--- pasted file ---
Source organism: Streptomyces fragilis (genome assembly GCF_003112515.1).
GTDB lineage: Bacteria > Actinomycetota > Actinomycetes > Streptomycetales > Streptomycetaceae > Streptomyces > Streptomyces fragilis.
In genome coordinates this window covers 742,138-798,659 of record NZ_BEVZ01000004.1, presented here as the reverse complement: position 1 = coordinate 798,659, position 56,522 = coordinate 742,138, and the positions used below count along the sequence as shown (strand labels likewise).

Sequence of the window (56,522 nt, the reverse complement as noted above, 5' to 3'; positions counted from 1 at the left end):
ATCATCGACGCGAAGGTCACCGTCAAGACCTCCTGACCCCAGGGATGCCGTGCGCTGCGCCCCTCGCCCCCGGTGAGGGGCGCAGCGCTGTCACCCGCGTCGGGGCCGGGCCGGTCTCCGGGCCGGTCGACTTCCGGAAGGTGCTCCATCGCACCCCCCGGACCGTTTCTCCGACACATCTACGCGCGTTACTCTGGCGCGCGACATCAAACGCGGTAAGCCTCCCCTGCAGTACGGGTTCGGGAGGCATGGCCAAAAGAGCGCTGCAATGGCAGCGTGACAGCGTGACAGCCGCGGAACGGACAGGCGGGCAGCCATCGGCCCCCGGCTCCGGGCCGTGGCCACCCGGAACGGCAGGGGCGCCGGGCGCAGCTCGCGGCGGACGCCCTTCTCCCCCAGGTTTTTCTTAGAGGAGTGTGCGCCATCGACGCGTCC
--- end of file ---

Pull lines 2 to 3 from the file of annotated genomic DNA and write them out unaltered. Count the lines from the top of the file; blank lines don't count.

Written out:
GTDB lineage: Bacteria > Actinomycetota > Actinomycetes > Streptomycetales > Streptomycetaceae > Streptomyces > Streptomyces fragilis.
In genome coordinates this window covers 742,138-798,659 of record NZ_BEVZ01000004.1, presented here as the reverse complement: position 1 = coordinate 798,659, position 56,522 = coordinate 742,138, and the positions used below count along the sequence as shown (strand labels likewise).